There’s an artform to finishing a meal; dessert wraps up the final bite, imparting a sweet aftertaste that lingers in memory long after. Foo Foo Fine Desserts shows us how it’s done.
For days when plain pound cake just won’t do, try adding an unexpected twist, or change up the flavour of a traditional dessert. You never know when you’ll strike gold and find your new favourite staple.
• Add a little zing; this can come in the form of a heady spice like nutmeg or cinnamon, both of which are perfect with fruity cakes and treats, or grate in some ginger for a hearty warmth.
• It may seem counterintuitive to add salt to dessert, but balance is everything in life. A little salt will work wonders in bringing out all the other flavours.
• Experiment with dessert recipes and combine the flavours of different cultures. From saffron-laced madeleines to rose-scented zabaglione – the sky is the limit.
Poached fruit in particular is an olden-day treat that is very rarely available in the modern Malaysian restaurant. Despite that, it has lost none of its charm, and can be served in a myriad of ways: as is, with ice cream, or cooked into a separate dessert.
• When picking fruit for poaching, you want fruit that is firm and not too ripe. Apples, pears, and peaches are traditional; however, just about any fruit can be poached with the exception of berries, unless you’re looking to make jam.
• Poaching is the perfect way with which to impart flavour Wine, spices, citrus, and tea all make great options. If you have the freezer space, don’t throw out the poaching liquid; simply freeze and reserve for the next time you need it.
• Poached fruit is good as-is, but they also make the perfect accompaniment to breakfast foods like pancakes or crepes. If you’re in the mood, poached pears are also great baked beneath a layer of chocolate brownie batter.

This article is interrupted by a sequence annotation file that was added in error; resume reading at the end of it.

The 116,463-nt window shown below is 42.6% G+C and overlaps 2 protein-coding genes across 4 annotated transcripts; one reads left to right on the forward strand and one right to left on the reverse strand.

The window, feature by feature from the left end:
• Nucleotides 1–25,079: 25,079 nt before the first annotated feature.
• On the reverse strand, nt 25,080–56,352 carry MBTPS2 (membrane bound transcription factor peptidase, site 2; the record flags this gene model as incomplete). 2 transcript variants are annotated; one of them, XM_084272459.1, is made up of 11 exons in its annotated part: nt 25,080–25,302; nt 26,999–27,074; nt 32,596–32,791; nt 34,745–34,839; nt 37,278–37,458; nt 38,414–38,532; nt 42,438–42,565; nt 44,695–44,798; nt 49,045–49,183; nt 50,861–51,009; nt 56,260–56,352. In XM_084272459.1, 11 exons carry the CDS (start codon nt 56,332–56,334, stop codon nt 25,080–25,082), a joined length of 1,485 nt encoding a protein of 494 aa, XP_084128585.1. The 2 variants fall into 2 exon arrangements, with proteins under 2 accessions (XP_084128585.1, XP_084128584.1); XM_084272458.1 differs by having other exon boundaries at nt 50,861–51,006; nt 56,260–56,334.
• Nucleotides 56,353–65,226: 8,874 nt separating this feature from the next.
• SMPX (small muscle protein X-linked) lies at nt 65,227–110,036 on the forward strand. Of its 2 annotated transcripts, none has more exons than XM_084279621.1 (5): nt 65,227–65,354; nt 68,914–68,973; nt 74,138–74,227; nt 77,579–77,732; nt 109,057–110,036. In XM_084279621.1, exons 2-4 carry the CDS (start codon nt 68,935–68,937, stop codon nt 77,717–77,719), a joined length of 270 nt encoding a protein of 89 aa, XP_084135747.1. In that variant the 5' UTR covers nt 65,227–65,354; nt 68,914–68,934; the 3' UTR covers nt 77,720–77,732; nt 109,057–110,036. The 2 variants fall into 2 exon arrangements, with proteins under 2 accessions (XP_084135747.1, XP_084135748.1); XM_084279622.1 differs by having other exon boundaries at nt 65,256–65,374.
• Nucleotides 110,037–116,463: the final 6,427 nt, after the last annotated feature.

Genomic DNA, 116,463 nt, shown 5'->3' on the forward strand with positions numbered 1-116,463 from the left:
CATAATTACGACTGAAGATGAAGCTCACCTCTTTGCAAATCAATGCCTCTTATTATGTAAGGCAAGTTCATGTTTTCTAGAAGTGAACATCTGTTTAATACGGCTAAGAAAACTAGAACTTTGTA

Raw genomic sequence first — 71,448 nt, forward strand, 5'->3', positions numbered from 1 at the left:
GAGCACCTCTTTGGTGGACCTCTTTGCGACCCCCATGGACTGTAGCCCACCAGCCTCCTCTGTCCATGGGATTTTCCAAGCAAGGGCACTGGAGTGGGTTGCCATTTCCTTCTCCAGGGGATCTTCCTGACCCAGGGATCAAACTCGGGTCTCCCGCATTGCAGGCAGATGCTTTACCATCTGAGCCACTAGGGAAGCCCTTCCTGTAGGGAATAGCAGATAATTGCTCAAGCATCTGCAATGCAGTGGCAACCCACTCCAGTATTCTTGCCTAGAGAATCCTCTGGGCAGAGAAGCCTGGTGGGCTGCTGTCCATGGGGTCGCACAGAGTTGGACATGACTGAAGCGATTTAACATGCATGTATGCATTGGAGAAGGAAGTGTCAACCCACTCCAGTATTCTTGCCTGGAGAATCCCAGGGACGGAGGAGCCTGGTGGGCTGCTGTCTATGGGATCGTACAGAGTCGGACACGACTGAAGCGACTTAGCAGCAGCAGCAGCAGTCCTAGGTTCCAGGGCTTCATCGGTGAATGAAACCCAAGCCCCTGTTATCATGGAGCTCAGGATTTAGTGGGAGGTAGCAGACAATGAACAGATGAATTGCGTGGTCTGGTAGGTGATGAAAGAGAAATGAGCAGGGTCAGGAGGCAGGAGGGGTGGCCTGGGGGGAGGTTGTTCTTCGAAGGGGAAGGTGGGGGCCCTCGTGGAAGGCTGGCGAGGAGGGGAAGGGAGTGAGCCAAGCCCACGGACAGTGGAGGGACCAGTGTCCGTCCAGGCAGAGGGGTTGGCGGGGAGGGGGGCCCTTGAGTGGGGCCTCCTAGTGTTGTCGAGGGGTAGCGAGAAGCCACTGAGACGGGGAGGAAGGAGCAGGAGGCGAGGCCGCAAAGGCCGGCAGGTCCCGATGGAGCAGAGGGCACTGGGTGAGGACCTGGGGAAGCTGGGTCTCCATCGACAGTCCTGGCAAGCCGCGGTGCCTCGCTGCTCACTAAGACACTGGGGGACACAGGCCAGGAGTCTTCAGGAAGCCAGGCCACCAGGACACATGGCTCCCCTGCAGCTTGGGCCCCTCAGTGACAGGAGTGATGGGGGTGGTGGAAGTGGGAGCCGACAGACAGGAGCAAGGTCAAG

Churn Up a Storm
There’s always something immensely satisfying about making your own ice cream. From the ability to create your own flavours to the satisfaction of knowing only the best ingredients went into it, home-churned ice cream is the perfect dessert for a sunny day.
• If you’re a novice at making ice cream, start out following a recipe. Test out a few to see which one you like best. It takes a few tries, but you’ll eventually find the right texture and flavour, which you can then tweak and adjust to suit your own tastes.
• Consider the accompaniments; from dehydrated fruit to pastries and candied nuts, nothing quite beats the perfectly-built sundae when it comes to dessert.
• Do ample research online so you know what to expect when adding textures to your ice cream. Some additions, such as chopped fruit and raisins, can be added before churning, while others run the risk of getting soggy.
The human tastebud enjoys more than five flavours; when it comes to cuisine, the ability to detect a myriad of textures can make something infinitely more enjoyable. For this purpose, adding texture to a dessert can really up the ante, changing up the experience entirely.
• Layered desserts provide the best opportunity for creating textures within a single serving. For this purpose, make sure the base layer is one that is strong enough to hold up the others. This way, you won’t run the risk of the dessert falling apart while you’re plating.
• Make sure you have a variety of textures in every bite. A good example of this is the combination of cake, cream, and crunchy caramelised nuts.
• Layering in a vessel is also desirable if you’re afraid of your creation collapsing. You can do this by either creating a pudding in a bowl which you can serve directly at the table, or using a round or square cake tin, and then removing, cutting, and plating just before serving.
Ginger custard pudding with watermelon granita and wafer cookie.
Crispy profiteroles with salted caramel coffee ice cream
Red wine poached pear with chrysanthemum ice cream
Tahini chocolate mousse with honeycomb and peanut tuille